‘Sore’ Miller will practice
COLUMBUS (AP) — In the moments immediately after star quarterback Braxton Miller was thrown to the ground and didn’t get up, Ohio State coach Urban Meyer said he saw an unbeaten season flash before his eyes.
“Yeah, it did,” he said.
Miller hasn’t been the sole reason that the Buckeyes have a perfect record and a top-10 ranking this season, after going just 6-7 a year ago. But he’s the biggest reason.
Miller lay motionless for several minutes after Purdue defensive back Josh Johnson’s tackle late in the third quarter on Saturday. After several minutes, he sat up, then was helped to his feet. With great effort, and flanked by trainers helping him take each step, he slowly walked to the sideline and then was carted to the locker room. He later was taken to the hospital where he was treated and released.
Shortly after the Buckeyes’ 29-22 come-from-behind victory in overtime over the Boilermakers, with backup quarterback Kenny Guiton leading a mad dash for a touchdown and tying two-point conversion with 3 seconds left in regulation, Meyer sent word that he had visited Miller in the hospital and that he was fine.
Now, despite looking as if his season might be ended by a concussion or neck injury just 72 hours earlier, Miller will practice with the team on Tuesday.
“He’s doing way better than what he did on Saturday,” said one of Miller’s friends, safety Christian Bryant. “He’s moving around, talking to guys, laughing. He’s doing pretty good right now.”
Meyer stopped short of saying he was surprised that Miller was OK.
“He’s very strong. He takes care of himself,” Meyer said. “I don’t want to say (I am) amazed, but he’s a tough guy.”
The sophomore quarterback had briefly gone to the sideline in two games earlier in the season due to minor injuries. Each time he quickly returned.
Not this time. He appeared groggy and in intense pain as he was helped off the field, his legs wobbly. He was almost doubled over on the motorized cart on which he left the field to polite applause.
His teammates were shaken.
“Anytime you see your quarterback go down like that, it strikes a lot of different emotions,” offensive lineman Reid Fragel said. “It’s tough to see. You immediately ask, ‘Is he all right? Is he OK?”’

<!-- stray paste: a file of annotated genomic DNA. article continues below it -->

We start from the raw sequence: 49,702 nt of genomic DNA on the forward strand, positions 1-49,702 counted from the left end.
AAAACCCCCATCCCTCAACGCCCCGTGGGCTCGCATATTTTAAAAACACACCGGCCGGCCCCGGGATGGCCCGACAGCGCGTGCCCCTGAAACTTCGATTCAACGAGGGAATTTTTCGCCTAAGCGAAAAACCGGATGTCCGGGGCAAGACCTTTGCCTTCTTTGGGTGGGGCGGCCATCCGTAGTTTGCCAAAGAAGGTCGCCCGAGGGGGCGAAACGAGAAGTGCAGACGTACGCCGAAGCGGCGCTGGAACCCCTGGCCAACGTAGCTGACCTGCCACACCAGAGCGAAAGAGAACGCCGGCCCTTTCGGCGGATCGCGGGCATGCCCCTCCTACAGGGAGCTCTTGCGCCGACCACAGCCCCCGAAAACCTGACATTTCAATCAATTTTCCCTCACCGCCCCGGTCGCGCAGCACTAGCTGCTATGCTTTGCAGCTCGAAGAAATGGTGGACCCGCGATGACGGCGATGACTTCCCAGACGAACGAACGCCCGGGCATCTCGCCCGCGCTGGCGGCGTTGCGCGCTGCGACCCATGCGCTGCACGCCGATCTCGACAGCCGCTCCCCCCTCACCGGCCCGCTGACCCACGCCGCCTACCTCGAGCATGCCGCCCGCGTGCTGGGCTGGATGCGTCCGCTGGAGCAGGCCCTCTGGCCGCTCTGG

Physicians ran Miller through a battery of tests at the hospital, while his father waited nearby. Meyer, strength coach Mickey Marotti and offensive coordinator Tom Herman also visited him while he was undergoing baseline tests.
With no signs that he had suffered a concussion, or any other major injury, Miller was released around three hours after the game.
On Monday at his weekly news conference, Meyer said the only lingering symptom was a sore neck.
“He got, like, a whiplash,” Meyer said. “I had a long talk with him about it. He was just rattled. And once he settled down, he seemed to be fine. He made a comment to me he’s never really been hurt, not as far as a bruise or a contusion or a sprained ankle, nothing like that. It kind of rattled him a little bit, like it would rattle most athletes.”
Meyer said Miller had been cleared by doctors to return to practice.
Fragel said was asked if Miller seemed OK when he saw him a day after the game.
“He’s just a little bit slower (because he’s tired), but he expects to be back in practice this week,” Fragel said. “We’re looking forward to getting him back out there and seeing him move around a little bit.”
Because Miller takes a lot of open-field hits when he scrambles, Ohio State’s coaches have tried to get him to step out of bounds or slide to the ground rather than subject himself to a jarring tackle. So far, he has seldom avoided the contact.
Herman was asked about the varying degrees of how college athletes handle being hurt.
“(Braxton is) a very fine-tuned athlete,” he said. “Those guys don’t like it when they get hurt. It takes a little adjusting.”
Ohio State’s depth chart lists Miller as the starter when the ninth-ranked Buckeyes play at Penn State on Saturday night. That, of course, is dependent on there being no further problems this week and Miller continuing to feel better.
A sense of relief spread throughout the Buckeyes, not just the coaches but also all of the players and fans.
“He said he’s good so I believe him,” Bryant said of Miller.
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